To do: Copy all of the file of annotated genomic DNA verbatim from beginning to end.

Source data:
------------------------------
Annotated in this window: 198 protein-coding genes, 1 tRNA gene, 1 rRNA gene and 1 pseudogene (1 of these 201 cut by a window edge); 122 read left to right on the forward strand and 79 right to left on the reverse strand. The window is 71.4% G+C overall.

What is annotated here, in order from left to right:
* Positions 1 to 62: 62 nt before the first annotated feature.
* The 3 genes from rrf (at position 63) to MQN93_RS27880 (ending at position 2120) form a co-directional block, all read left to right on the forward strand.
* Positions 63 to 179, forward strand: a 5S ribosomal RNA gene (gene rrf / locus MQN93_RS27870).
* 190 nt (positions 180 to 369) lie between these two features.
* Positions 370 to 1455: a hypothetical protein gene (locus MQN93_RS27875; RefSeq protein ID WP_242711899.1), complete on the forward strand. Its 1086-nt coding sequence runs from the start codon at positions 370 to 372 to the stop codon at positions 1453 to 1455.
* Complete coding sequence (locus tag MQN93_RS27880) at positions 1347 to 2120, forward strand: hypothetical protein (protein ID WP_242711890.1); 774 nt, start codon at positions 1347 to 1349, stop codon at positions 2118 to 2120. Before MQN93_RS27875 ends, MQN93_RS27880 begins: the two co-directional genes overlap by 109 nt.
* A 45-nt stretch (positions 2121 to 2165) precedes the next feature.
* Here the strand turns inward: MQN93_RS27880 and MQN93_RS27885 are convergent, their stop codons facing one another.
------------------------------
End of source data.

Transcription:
Annotated in this window: 198 protein-coding genes, 1 tRNA gene, 1 rRNA gene and 1 pseudogene (1 of these 201 cut by a window edge); 122 read left to right on the forward strand and 79 right to left on the reverse strand. The window is 71.4% G+C overall.

What is annotated here, in order from left to right:
* Positions 1 to 62: 62 nt before the first annotated feature.
* The 3 genes from rrf (at position 63) to MQN93_RS27880 (ending at position 2120) form a co-directional block, all read left to right on the forward strand.
* Positions 63 to 179, forward strand: a 5S ribosomal RNA gene (gene rrf / locus MQN93_RS27870).
* 190 nt (positions 180 to 369) lie between these two features.
* Positions 370 to 1455: a hypothetical protein gene (locus MQN93_RS27875; RefSeq protein ID WP_242711899.1), complete on the forward strand. Its 1086-nt coding sequence runs from the start codon at positions 370 to 372 to the stop codon at positions 1453 to 1455.
* Complete coding sequence (locus tag MQN93_RS27880) at positions 1347 to 2120, forward strand: hypothetical protein (protein ID WP_242711890.1); 774 nt, start codon at positions 1347 to 1349, stop codon at positions 2118 to 2120. Before MQN93_RS27875 ends, MQN93_RS27880 begins: the two co-directional genes overlap by 109 nt.
* A 45-nt stretch (positions 2121 to 2165) precedes the next feature.
* Here the strand turns inward: MQN93_RS27880 and MQN93_RS27885 are convergent, their stop codons facing one another.